One of the noteworthy features of the text is the balanced attention paid to the larger context and to the specifics of conducting assessment. Chapters One through Three address assessment in student affairs, epistemology, and the “big picture” in the assessment process. Assessment is most useful when it is conducted in alignment with the larger context; assessment of smaller program elements may be helpful, but the results are most meaningful when they are informed by and contribute to understanding at a broader level. Beginning the book with these chapters creates a strong scaffolding around which the remaining chapters build. Chapters Four through Six then focus more specifically on content related to understanding assessment itself: the assessment cycle, common types of assessment, and the development of outcomes. Having created a strong foundation for understanding context and process, the authors use Chapters Seven through Twelve to provide strong, detailed, practical discussions of a range of methods used in conducting assessment. Chapters Thirteen and Fourteen follow logically, addressing the communication and use of results, and finally Chapters Fifteen through Nineteen return to broader issues important in the practice of assessment, including ethics, politics, a culture of assessment, and technology, as well a look to the future. Taken together, the chapters offer a comprehensive exploration of both the forest and the trees: assessment as a way of knowing, as framed by Bresciani Ludvik in the Forward, and assessment as professional practice and competency.

 

One of the greatest challenges for student affairs professionals can be understanding their role in and responsibility for conducting assessments. This is perfectly reasonable given the time and resource constraints on most practitioners. Not everyone who works in student affairs has had the benefit of graduate training in the field or any significant exposure to assessment in practice. Henning and Roberts recognize this and provide a thorough discussion of the student affairs practitioner as educator and the very practical ways assessment is tied to learning outcomes, continuous improvement, and the efficient use of resources. Using reasons provided by Banta and Palomba (2015), the authors discuss the importance of professionals being able to demonstrate their worth, measure success against goals and objectives, help students connect in and out of class experiences, access skills and competencies identified by the institution, and meet standards and expectations for accountability. After spending time with the text, either formally or informally, readers should be able to concisely explain their role in conducting assessments. This really sets the stage for learning to design, analyze, and share assessment data. When the majority of student affairs professionals have at least a foundational understanding of assessment practice and are engaged in conducting quality assessments, a division is well on its way to creating a culture of assessment and continuous improvement.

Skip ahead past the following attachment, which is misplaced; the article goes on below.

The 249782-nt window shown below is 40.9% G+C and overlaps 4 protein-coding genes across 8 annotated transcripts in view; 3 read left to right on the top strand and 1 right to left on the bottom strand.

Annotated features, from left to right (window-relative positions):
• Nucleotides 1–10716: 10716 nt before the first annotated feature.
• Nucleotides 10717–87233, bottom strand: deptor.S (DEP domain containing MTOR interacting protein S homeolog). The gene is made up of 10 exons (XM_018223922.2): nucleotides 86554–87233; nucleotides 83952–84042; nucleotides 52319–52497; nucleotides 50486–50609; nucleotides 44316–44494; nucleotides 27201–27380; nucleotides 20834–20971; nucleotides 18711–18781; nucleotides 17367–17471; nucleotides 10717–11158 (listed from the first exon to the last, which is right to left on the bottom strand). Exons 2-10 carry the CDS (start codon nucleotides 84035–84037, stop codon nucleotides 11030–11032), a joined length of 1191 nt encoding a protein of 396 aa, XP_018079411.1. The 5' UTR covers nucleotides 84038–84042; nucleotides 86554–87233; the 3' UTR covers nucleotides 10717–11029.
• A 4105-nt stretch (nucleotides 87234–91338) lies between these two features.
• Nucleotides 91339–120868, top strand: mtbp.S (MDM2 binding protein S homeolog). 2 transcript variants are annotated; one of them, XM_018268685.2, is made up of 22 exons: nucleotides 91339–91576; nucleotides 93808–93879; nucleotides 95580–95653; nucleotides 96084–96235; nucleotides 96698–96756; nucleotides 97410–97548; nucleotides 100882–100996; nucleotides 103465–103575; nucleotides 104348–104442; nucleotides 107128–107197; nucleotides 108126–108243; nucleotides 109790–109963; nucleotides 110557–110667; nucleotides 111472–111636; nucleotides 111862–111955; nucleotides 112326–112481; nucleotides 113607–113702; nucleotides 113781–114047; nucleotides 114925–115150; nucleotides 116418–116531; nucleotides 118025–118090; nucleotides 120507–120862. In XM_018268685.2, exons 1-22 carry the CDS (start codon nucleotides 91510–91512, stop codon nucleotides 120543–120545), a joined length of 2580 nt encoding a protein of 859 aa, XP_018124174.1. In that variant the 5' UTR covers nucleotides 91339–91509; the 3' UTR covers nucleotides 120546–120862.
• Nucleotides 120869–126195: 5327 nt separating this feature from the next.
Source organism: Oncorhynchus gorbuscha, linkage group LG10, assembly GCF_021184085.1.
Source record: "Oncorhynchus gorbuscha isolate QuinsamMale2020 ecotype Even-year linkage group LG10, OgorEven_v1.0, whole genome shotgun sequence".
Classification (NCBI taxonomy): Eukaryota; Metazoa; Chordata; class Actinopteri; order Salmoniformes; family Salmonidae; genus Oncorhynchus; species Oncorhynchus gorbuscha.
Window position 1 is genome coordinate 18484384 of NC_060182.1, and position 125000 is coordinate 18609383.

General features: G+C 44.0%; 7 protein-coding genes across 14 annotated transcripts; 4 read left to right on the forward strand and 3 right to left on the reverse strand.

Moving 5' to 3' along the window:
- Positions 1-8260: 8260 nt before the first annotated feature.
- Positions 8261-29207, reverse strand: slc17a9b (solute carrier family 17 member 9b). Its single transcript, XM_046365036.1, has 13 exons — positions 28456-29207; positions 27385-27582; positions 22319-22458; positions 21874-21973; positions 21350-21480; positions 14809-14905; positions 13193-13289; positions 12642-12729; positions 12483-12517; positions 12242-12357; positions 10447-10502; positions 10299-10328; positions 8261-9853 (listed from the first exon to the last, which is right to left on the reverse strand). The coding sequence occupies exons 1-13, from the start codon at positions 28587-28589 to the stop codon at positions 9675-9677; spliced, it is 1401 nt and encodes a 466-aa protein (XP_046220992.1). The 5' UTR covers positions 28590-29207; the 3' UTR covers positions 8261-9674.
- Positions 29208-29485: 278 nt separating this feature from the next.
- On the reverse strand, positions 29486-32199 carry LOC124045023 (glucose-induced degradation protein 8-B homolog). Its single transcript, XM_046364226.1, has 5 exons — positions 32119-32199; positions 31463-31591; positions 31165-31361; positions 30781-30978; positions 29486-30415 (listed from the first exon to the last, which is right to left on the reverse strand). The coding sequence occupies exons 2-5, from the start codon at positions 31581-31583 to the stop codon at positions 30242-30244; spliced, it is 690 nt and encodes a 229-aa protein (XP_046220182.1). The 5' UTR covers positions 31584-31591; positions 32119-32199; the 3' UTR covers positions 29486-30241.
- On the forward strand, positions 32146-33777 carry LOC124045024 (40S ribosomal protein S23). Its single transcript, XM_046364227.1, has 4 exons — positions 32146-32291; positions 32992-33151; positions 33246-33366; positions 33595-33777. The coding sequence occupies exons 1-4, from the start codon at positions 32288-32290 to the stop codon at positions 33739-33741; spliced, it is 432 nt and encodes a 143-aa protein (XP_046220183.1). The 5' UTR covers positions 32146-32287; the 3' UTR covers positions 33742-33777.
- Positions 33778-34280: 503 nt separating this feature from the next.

References


ACPA College Student Educators International & NASPA Student Affairs Administrators in Higher Education. (2015). Professional competency areas for student affairs educators. Washington, DC: Authors.


American College Personnel Association (ACPA). (2007). ASK standards: Assessment skills and knowledge content standards for student affairs practitioners and scholars. Washington, DC: Author.


Banta, T., & Palomba, C. (2015). Assessment essentials: Planning, implementing, and improving assessment in higher education (2nd ed.). San Francisco, CA: Jossey-Bass.

 

 

 





Cite This Article as: Teachers College Record, Date Published: April 20, 2018
https://www.tcrecord.org ID Number: 22335, Date Accessed: 12/4/2021 12:15:47 AM

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About the Author
  • Laura Dean
    University of Georgia
    E-mail Author
    LAURA DEAN is a professor in the Department of Counseling and Human Development Services at the University of Georgia, teaching primarily in the field of college student affairs administration and student affairs leadership. Her research is primarily focused on issues of practice, especially assessment, program evaluation, and the use of professional standards. She currently serves as part of the assessment team for a multi-year grant funded project focused on changing campus climate related to issues of integrity. She is a co-author of Assessment in Student Affairs (2nd ed.) and co-editor of Using the CAS Professional Standards: Diverse Examples of Practice.
  • Jackie Clark
    Jackie.clark@uga.edu
    E-mail Author
    JACKIE CLARK received her doctorate in college student affairs administration from the University of Georgia. Her research, including both qualitative and quantitative projects, focused on the role of the Dean of Students in small colleges and its connection to professional competencies for student affairs.